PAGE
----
A new guide has been launched that aims to help the families and friends of people living with dementia who want to understand and overcome communication hurdles commonly associated with the condition.
More than 20 families, carers and dementia specialists worked with Care UK to create the guide ‘Listen, talk, connect’, which has been launched to coincide with Dementia Awareness Week (18-24 May).
With an estimated 1 in 3 people aged over 65 living with dementia and an expected 25% rise in cases by 2021, the guide provides advice and insight for a growing number of people who may otherwise lose a connection with a loved one living with the condition.
Contributors share personal tips and advice they wish they had known when their loved ones were first diagnosed with dementia and practical tips on how to keep interactions positive and meaningful. Central to this guidance is understanding that for someone with dementia, their thoughts, opinions and perceptions, which may be distorted, is the only reality they know.
Experts explain that it is key to talk about the period that the person with dementia is living in right there and then – whether this is a happy childhood or even the honeymoon period of marriage – and not to challenge them or force them to acknowledge the modern world. More importantly, it is essential to accept the person living with dementia for who they are now, rather than who they were. Instead, the guide urges people to understand how effective and therapeutic it can be to walk with them down memory lane.
Start a conversation
Maizie Mears-Owen, head of dementia at Care UK, said: “It never gets any less painful and upsetting seeing someone who once was a loving parent, caring husband or affectionate wife lose the connection with their family as their memory travels back in time.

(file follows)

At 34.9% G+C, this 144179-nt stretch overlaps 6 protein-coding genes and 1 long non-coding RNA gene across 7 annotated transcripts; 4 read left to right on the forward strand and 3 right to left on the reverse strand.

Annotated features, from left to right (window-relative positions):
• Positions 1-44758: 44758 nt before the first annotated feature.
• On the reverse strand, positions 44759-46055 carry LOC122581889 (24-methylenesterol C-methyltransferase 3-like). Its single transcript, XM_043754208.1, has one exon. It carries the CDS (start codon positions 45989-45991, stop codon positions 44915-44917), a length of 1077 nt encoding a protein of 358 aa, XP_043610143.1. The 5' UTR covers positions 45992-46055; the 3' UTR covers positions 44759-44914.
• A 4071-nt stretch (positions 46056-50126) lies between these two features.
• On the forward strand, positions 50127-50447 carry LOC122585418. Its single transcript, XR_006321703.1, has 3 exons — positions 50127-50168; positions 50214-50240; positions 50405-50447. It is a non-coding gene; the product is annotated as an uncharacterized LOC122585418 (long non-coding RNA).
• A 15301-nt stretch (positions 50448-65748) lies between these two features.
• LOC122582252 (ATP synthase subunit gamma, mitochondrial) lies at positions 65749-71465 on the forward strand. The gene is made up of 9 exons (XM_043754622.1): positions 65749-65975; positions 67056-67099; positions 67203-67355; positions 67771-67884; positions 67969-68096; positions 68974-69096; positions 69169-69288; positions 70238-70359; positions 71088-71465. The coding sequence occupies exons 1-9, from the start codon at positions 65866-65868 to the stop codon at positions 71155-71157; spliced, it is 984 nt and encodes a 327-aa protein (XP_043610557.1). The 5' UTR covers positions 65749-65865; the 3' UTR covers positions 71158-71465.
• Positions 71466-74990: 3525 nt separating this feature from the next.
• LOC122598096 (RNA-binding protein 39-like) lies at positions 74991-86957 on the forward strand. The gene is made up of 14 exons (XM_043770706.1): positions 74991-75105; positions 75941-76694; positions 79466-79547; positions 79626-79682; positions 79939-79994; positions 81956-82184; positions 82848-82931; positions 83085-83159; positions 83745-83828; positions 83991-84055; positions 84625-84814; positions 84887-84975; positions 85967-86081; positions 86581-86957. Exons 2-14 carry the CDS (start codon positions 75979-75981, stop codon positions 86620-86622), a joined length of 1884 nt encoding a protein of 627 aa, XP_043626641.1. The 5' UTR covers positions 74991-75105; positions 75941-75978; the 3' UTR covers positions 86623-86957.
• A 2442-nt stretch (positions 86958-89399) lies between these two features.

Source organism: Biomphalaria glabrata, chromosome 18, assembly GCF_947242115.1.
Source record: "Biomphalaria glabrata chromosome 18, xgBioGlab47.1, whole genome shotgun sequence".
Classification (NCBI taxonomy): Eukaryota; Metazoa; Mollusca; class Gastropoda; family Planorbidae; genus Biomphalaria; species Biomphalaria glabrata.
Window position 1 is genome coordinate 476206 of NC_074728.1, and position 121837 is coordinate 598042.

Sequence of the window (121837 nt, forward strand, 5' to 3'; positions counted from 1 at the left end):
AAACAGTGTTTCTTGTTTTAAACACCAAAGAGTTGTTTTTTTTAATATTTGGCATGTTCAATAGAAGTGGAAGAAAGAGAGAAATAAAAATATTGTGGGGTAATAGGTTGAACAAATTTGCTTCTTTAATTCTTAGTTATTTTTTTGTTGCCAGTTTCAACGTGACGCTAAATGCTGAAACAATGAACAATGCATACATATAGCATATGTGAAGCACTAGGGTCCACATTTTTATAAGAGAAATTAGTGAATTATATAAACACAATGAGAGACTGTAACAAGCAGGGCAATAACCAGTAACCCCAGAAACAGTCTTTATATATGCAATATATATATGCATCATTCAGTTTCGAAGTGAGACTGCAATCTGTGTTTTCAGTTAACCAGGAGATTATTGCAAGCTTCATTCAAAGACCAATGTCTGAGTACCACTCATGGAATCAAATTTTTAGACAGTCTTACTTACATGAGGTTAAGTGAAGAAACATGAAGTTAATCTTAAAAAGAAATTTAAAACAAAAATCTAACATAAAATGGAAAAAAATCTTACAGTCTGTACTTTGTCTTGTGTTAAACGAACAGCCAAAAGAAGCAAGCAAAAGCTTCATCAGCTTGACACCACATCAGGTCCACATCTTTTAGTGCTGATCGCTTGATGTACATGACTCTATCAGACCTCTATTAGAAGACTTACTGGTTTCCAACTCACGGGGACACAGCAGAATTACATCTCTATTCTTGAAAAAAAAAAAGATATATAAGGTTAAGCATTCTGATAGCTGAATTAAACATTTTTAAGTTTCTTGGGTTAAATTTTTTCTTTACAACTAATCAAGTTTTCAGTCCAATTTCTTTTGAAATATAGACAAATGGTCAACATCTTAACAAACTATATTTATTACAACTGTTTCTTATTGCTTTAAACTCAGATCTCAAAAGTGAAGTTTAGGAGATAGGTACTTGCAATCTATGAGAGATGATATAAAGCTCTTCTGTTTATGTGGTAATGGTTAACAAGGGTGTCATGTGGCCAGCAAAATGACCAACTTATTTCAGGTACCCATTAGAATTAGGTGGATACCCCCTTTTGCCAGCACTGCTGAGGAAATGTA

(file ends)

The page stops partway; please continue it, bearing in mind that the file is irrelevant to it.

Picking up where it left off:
“As a result, visits become less frequent as people worry about how to talk to someone struggling with the disease and wonder what sort of relationship they will be able to maintain as the illness progresses.
“People tell us they just don’t know how to start a conversation with someone with dementia. However, in almost every instance it is still possible to have those longed-for conversations. It just comes down to knowing how.”
Simon Jones, head of behavioural services at Care UK, added: “Sometimes people may think they are actually the person they were 20 years ago – or more. Not many people realise the effect of dementia can be this pronounced, but this explains why they may not recognise you, that they may not understand why the petite blonde they married 50 years ago looks so different now.
“They probably feel just as you would if you woke up tomorrow to ﬁnd it was the year 2040 – frightened, confused and lost.”
Jean Shaw’s mother lived with dementia and spent time at Care UK’s Kings Court care home in County Durham. Jean helped write the guide, summing up how distressing the condition can be. “The day mum said that she did not know who I was will stay with me forever,” she said. “The child she had borne and loved had become someone that just visited her lots.”
It is important to make life as ‘normal’ as possible for the person with dementia, Jean added. “No-one knows what they think or don’t think, but we have to make life as ‘normal’ as possible for them, even if it is hurting us inside.”